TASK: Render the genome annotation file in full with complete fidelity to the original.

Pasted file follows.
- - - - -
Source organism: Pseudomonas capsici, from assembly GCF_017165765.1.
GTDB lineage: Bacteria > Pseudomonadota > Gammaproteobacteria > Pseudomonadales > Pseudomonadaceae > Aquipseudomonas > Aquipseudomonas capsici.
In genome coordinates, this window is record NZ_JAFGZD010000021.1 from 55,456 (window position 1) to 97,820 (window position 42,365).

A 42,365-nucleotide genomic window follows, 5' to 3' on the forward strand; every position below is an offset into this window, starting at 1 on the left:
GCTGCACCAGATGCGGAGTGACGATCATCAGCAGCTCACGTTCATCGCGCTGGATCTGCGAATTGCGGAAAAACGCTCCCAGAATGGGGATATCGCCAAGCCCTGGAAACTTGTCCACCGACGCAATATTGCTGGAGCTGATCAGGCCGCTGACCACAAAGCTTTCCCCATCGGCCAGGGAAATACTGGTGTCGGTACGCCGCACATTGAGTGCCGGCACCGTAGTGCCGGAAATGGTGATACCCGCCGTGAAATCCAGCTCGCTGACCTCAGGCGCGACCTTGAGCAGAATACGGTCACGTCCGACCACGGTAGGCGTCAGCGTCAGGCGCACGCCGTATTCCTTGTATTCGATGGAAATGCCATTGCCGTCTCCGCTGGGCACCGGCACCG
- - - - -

Source organism: Pseudomonas capsici, from assembly GCF_017165765.1.
GTDB lineage: Bacteria > Pseudomonadota > Gammaproteobacteria > Pseudomonadales > Pseudomonadaceae > Aquipseudomonas > Aquipseudomonas capsici.
In genome coordinates, this window is record NZ_JAFGZD010000021.1 from 55,456 (window position 1) to 97,820 (window position 42,365).

A 42,365-nucleotide genomic window follows, 5' to 3' on the forward strand; every position below is an offset into this window, starting at 1 on the left:
GCTGCACCAGATGCGGAGTGACGATCATCAGCAGCTCACGTTCATCGCGCTGGATCTGCGAATTGCGGAAAAACGCTCCCAGAATGGGGATATCGCCAAGCCCTGGAAACTTGTCCACCGACGCAATATTGCTGGAGCTGATCAGGCCGCTGACCACAAAGCTTTCCCCATCGGCCAGGGAAATACTGGTGTCGGTACGCCGCACATTGAGTGCCGGCACCGTAGTGCCGGAAATGGTGATACCCGCCGTGAAATCCAGCTCGCTGACCTCAGGCGCGACCTTGAGCAGAATACGGTCACGTCCGACCACGGTAGGCGTCAGCGTCAGGCGCACGCCGTATTCCTTGTATTCGATGGAAATGCCATTGCCGTCTCCGCTGGGCACCGGCACCG